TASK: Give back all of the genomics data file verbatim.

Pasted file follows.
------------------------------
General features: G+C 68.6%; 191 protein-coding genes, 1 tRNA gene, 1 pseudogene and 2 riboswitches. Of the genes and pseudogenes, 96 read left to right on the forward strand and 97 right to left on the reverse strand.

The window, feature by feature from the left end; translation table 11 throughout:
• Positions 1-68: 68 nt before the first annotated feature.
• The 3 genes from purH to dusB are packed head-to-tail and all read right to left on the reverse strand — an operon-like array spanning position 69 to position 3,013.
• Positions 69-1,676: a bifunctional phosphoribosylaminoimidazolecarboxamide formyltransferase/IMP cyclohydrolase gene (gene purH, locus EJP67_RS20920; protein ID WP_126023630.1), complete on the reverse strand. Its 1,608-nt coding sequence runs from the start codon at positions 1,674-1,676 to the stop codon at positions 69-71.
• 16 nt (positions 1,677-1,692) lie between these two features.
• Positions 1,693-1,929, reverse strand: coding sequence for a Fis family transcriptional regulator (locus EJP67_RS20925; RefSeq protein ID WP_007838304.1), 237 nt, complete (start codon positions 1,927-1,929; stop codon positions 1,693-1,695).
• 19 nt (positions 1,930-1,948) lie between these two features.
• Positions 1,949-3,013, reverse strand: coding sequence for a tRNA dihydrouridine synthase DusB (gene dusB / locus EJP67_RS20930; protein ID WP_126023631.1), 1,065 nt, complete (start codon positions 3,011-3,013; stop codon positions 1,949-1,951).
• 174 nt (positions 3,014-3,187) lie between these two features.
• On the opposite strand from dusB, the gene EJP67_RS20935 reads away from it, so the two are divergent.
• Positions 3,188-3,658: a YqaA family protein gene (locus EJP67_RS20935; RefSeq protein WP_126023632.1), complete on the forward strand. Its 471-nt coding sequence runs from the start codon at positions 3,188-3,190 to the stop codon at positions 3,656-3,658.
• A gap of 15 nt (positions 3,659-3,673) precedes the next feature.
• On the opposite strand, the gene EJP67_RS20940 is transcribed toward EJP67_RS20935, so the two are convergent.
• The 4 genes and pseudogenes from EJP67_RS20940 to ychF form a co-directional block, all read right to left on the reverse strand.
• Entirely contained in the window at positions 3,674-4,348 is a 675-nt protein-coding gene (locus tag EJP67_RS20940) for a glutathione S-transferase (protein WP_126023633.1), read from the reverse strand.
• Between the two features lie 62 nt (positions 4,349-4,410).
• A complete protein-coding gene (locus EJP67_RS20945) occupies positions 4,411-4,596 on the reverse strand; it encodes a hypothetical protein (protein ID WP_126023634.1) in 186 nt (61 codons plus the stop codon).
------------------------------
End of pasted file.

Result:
General features: G+C 68.6%; 191 protein-coding genes, 1 tRNA gene, 1 pseudogene and 2 riboswitches. Of the genes and pseudogenes, 96 read left to right on the forward strand and 97 right to left on the reverse strand.

The window, feature by feature from the left end; translation table 11 throughout:
• Positions 1-68: 68 nt before the first annotated feature.
• The 3 genes from purH to dusB are packed head-to-tail and all read right to left on the reverse strand — an operon-like array spanning position 69 to position 3,013.
• Positions 69-1,676: a bifunctional phosphoribosylaminoimidazolecarboxamide formyltransferase/IMP cyclohydrolase gene (gene purH, locus EJP67_RS20920; protein ID WP_126023630.1), complete on the reverse strand. Its 1,608-nt coding sequence runs from the start codon at positions 1,674-1,676 to the stop codon at positions 69-71.
• 16 nt (positions 1,677-1,692) lie between these two features.
• Positions 1,693-1,929, reverse strand: coding sequence for a Fis family transcriptional regulator (locus EJP67_RS20925; RefSeq protein ID WP_007838304.1), 237 nt, complete (start codon positions 1,927-1,929; stop codon positions 1,693-1,695).
• 19 nt (positions 1,930-1,948) lie between these two features.
• Positions 1,949-3,013, reverse strand: coding sequence for a tRNA dihydrouridine synthase DusB (gene dusB / locus EJP67_RS20930; protein ID WP_126023631.1), 1,065 nt, complete (start codon positions 3,011-3,013; stop codon positions 1,949-1,951).
• 174 nt (positions 3,014-3,187) lie between these two features.
• On the opposite strand from dusB, the gene EJP67_RS20935 reads away from it, so the two are divergent.
• Positions 3,188-3,658: a YqaA family protein gene (locus EJP67_RS20935; RefSeq protein WP_126023632.1), complete on the forward strand. Its 471-nt coding sequence runs from the start codon at positions 3,188-3,190 to the stop codon at positions 3,656-3,658.
• A gap of 15 nt (positions 3,659-3,673) precedes the next feature.
• On the opposite strand, the gene EJP67_RS20940 is transcribed toward EJP67_RS20935, so the two are convergent.
• The 4 genes and pseudogenes from EJP67_RS20940 to ychF form a co-directional block, all read right to left on the reverse strand.
• Entirely contained in the window at positions 3,674-4,348 is a 675-nt protein-coding gene (locus tag EJP67_RS20940) for a glutathione S-transferase (protein WP_126023633.1), read from the reverse strand.
• Between the two features lie 62 nt (positions 4,349-4,410).
• A complete protein-coding gene (locus EJP67_RS20945) occupies positions 4,411-4,596 on the reverse strand; it encodes a hypothetical protein (protein ID WP_126023634.1) in 186 nt (61 codons plus the stop codon).